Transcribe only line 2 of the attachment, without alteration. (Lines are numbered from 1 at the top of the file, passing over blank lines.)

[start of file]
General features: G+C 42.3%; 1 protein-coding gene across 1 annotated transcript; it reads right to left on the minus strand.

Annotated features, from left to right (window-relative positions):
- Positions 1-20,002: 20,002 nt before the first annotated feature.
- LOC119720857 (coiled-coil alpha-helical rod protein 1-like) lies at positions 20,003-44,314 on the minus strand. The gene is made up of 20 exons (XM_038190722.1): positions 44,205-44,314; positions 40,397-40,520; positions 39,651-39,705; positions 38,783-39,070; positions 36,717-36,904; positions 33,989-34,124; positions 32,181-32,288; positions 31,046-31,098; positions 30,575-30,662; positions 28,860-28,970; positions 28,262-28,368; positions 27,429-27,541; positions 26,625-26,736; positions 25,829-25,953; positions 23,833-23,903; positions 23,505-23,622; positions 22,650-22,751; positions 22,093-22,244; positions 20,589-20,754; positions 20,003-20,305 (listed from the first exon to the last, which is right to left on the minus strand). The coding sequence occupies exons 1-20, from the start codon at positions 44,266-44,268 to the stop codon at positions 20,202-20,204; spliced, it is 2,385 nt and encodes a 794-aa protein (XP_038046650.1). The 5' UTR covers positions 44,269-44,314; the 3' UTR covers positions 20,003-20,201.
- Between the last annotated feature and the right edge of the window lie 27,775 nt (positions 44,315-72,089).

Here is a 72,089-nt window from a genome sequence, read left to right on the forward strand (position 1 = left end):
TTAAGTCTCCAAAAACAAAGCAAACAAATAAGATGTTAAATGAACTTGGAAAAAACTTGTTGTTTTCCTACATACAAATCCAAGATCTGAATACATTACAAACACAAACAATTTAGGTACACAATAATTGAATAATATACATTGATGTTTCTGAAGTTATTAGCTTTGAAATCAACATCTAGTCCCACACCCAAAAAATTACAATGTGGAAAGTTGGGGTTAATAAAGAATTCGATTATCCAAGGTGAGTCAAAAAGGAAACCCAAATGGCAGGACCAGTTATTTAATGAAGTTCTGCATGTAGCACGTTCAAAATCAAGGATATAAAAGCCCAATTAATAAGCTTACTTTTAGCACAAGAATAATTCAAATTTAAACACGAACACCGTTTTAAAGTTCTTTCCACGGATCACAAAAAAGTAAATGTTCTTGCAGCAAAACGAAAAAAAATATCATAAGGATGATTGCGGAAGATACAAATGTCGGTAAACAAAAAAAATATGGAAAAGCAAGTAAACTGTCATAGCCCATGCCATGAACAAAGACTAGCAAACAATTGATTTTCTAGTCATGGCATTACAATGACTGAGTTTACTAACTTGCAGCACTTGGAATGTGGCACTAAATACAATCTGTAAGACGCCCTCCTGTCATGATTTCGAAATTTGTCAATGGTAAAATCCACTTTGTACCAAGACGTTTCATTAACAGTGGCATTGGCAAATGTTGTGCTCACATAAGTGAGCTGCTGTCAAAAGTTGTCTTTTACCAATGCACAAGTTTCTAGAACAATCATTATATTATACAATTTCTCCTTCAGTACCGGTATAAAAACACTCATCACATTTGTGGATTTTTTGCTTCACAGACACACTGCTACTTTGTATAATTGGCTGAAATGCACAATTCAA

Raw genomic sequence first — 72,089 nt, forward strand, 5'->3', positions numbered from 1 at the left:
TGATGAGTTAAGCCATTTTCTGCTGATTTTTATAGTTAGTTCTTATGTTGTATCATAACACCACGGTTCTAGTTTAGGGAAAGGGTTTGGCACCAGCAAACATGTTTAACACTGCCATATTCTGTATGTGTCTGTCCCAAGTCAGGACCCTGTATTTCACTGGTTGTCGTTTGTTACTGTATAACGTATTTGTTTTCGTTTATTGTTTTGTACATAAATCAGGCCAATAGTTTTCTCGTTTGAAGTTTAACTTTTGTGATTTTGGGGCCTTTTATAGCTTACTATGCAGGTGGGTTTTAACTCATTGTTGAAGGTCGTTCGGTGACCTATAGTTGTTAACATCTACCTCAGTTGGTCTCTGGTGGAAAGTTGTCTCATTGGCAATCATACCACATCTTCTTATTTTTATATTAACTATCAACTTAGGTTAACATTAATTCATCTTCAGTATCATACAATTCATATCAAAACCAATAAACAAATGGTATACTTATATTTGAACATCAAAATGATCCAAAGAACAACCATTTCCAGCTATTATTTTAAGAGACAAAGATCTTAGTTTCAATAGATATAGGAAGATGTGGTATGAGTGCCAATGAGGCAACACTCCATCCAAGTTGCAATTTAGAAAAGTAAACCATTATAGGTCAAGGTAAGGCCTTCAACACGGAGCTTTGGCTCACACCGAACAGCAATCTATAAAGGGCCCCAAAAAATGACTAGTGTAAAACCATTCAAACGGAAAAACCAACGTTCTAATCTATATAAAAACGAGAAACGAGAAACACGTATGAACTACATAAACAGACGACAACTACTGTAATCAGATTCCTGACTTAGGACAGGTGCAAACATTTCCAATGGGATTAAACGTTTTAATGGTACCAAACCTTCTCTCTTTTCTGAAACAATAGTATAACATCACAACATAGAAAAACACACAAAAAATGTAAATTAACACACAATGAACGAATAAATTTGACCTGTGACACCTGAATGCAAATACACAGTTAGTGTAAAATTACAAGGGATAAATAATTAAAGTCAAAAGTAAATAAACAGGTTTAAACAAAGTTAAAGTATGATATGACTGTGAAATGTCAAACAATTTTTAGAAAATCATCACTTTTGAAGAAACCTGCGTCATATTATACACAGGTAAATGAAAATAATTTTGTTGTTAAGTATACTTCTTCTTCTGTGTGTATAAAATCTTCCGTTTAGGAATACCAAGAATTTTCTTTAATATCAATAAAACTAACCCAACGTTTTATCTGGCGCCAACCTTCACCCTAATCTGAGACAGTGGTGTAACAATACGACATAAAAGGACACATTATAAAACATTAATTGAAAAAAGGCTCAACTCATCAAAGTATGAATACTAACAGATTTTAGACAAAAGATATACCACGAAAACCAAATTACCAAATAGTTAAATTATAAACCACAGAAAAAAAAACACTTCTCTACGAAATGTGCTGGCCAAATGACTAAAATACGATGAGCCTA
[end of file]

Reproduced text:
Annotated features, from left to right (window-relative positions):